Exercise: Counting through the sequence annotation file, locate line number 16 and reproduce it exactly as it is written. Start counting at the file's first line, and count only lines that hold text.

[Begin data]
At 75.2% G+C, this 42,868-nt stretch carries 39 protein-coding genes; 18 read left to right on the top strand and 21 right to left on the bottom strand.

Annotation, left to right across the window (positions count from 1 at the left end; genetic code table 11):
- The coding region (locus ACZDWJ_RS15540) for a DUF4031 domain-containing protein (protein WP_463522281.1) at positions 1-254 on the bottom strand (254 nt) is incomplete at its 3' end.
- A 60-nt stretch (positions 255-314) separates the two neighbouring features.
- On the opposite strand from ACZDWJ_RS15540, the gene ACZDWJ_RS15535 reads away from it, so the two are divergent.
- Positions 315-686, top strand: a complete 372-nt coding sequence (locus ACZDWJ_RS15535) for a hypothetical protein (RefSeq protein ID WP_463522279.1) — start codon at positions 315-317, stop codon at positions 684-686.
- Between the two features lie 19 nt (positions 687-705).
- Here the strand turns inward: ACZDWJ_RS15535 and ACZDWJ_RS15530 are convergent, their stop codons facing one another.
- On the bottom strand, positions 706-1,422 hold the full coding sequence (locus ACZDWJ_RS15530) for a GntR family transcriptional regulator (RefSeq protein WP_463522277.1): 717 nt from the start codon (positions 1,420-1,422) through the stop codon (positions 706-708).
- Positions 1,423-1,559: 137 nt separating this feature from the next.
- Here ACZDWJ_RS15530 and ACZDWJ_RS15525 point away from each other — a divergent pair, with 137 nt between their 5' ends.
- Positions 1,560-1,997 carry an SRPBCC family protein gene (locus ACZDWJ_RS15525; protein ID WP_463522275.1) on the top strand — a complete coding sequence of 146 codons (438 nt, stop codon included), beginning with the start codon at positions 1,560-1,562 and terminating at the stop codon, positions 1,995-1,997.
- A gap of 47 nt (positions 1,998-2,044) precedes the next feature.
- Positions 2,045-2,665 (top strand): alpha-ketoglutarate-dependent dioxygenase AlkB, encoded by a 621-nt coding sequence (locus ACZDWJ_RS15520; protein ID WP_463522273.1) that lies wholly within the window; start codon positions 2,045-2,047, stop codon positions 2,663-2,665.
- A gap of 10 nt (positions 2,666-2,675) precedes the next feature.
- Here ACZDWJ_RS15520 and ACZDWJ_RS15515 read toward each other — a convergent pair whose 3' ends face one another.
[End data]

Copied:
- Here ACZDWJ_RS15520 and ACZDWJ_RS15515 read toward each other — a convergent pair whose 3' ends face one another.